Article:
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Biophys J. 2011 Jan 5;100(1):98-107. doi: 10.1016/j.bpj.2010.11.010.

Solid-state ²H NMR shows equivalence of dehydration and osmotic pressures in lipid membrane deformation.

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1
Department of Chemistry, University of Arizona, Tucson, Arizona, USA.

Abstract

Lipid bilayers represent a fascinating class of biomaterials whose properties are altered by changes in pressure or temperature. Functions of cellular membranes can be affected by nonspecific lipid-protein interactions that depend on bilayer material properties. Here we address the changes in lipid bilayer structure induced by external pressure. Solid-state ²H NMR spectroscopy of phospholipid bilayers under osmotic stress allows structural fluctuations and deformation of membranes to be investigated. We highlight the results from NMR experiments utilizing pressure-based force techniques that control membrane structure and tension. Our ²H NMR results using both dehydration pressure (low water activity) and osmotic pressure (poly(ethylene glycol) as osmolyte) show that the segmental order parameters (S(CD)) of DMPC approach very large values of ≈ 0.35 in the liquid-crystalline state. The two stresses are thermodynamically equivalent, because the change in chemical potential when transferring water from the interlamellar space to the bulk water phase corresponds to the induced pressure. This theoretical equivalence is experimentally revealed by considering the solid-state ²H NMR spectrometer as a virtual osmometer. Moreover, we extend this approach to include the correspondence between osmotic pressure and hydrostatic pressure. Our results establish the magnitude of the pressures that lead to significant bilayer deformation including changes in area per lipid and volumetric bilayer thickness. We find that appreciable bilayer structural changes occur with osmotic pressures in the range of 10-100 atm or lower. This research demonstrates the applicability of solid-state ²H NMR spectroscopy together with bilayer stress techniques for investigating the mechanism of pressure sensitivity of membrane proteins.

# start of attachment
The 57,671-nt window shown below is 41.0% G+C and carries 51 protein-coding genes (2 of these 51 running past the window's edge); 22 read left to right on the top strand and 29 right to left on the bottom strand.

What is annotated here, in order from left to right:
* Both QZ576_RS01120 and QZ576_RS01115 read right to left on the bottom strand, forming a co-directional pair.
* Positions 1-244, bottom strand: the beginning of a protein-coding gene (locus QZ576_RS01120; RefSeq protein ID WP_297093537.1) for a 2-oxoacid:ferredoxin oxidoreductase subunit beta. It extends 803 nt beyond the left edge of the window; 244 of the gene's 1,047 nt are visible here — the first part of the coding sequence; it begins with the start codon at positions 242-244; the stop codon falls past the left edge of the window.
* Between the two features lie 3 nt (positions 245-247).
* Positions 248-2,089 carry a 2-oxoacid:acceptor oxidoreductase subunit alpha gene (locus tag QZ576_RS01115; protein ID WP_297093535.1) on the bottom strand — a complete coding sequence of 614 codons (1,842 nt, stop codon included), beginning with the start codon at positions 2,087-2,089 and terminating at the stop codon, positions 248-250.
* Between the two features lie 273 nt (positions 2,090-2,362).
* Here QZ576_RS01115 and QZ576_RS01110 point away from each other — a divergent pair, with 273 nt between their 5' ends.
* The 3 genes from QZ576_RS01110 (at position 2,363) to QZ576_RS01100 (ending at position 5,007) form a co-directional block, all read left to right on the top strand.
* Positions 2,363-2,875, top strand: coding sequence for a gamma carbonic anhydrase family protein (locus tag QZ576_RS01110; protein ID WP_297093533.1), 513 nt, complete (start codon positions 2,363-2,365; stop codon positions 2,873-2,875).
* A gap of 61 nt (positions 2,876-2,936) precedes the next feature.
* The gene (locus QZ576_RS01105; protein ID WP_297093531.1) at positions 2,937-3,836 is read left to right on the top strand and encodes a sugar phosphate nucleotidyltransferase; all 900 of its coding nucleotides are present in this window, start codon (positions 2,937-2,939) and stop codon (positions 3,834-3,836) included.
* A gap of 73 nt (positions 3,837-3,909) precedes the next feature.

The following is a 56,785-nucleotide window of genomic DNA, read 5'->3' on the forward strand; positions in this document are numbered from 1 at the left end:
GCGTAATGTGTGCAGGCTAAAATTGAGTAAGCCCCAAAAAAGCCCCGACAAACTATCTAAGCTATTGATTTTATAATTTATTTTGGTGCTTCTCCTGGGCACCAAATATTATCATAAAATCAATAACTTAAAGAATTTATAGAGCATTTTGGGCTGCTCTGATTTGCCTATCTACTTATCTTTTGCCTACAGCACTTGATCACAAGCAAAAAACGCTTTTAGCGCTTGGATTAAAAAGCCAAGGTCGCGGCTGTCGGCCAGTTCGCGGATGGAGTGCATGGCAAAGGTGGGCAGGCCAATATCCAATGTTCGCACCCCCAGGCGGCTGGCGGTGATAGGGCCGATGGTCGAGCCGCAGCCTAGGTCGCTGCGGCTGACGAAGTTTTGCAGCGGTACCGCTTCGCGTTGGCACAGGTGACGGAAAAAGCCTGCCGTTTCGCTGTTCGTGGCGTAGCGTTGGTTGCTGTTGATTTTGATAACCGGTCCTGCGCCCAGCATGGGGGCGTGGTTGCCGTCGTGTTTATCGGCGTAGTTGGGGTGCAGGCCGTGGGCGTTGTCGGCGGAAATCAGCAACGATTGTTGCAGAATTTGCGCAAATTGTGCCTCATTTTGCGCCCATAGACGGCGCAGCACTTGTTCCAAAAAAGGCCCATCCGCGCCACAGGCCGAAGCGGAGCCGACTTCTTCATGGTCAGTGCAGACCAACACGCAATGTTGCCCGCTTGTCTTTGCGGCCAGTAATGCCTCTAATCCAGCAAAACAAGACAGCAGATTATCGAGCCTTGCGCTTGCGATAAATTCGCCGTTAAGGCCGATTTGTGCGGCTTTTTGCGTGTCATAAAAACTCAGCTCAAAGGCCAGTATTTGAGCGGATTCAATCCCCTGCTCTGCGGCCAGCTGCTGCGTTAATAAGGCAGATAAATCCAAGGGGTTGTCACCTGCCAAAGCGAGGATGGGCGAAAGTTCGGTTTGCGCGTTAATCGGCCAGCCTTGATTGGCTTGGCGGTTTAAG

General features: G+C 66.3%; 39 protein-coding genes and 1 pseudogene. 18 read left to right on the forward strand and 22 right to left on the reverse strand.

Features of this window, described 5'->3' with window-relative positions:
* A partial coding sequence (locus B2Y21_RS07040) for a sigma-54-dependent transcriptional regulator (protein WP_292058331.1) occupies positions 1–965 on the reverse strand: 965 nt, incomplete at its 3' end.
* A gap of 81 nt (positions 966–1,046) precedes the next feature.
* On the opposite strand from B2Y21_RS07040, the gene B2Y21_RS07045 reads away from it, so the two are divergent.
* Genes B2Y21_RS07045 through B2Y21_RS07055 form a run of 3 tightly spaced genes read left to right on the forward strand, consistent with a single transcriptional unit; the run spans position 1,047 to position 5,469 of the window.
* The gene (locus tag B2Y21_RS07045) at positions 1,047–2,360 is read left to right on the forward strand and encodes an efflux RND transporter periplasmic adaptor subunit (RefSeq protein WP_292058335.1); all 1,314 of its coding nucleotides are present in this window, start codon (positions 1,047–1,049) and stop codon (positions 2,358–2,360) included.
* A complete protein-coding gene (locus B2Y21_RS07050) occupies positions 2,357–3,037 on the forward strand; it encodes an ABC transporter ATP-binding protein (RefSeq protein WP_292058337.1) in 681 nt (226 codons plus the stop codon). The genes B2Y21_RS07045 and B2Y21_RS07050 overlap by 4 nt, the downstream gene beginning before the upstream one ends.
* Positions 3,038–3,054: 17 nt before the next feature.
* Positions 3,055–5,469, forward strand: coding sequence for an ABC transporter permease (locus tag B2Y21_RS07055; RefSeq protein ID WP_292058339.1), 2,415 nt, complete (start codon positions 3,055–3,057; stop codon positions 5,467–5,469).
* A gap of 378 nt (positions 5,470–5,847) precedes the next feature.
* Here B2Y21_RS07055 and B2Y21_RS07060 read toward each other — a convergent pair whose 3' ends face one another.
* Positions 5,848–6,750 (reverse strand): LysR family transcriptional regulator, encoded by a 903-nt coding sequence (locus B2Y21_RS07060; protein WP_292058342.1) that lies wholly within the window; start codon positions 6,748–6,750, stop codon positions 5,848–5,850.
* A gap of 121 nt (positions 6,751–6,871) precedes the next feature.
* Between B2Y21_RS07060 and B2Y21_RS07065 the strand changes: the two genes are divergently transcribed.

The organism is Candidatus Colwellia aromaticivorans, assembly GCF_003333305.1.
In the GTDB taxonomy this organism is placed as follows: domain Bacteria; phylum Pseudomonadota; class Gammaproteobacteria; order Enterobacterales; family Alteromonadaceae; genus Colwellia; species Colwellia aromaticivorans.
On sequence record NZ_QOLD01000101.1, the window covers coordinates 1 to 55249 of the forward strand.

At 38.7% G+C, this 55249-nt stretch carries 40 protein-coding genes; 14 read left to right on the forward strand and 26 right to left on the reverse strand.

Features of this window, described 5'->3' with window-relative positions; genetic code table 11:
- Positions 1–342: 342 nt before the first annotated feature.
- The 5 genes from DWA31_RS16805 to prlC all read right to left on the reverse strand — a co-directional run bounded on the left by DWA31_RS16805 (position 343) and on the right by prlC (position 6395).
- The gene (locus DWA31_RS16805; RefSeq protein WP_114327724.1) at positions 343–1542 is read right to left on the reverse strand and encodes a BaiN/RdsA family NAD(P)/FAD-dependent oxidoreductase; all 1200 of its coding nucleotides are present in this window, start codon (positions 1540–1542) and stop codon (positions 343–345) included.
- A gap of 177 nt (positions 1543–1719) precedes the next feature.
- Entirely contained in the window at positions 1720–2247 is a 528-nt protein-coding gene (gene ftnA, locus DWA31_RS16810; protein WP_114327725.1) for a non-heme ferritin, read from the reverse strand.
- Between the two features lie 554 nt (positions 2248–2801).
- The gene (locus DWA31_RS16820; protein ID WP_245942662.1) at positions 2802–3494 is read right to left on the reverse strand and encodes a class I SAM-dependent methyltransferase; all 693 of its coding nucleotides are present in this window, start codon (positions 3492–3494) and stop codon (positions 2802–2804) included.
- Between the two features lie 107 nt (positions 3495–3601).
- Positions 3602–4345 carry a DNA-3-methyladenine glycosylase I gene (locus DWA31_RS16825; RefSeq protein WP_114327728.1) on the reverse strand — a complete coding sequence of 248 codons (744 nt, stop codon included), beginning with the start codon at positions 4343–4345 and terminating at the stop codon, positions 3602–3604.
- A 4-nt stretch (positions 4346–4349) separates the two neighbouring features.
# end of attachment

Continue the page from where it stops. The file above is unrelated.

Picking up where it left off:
PMID:
21190661
PMCID:
PMC3010004
DOI:
10.1016/j.bpj.2010.11.010
[Indexed for MEDLINE]
Free PMC Article
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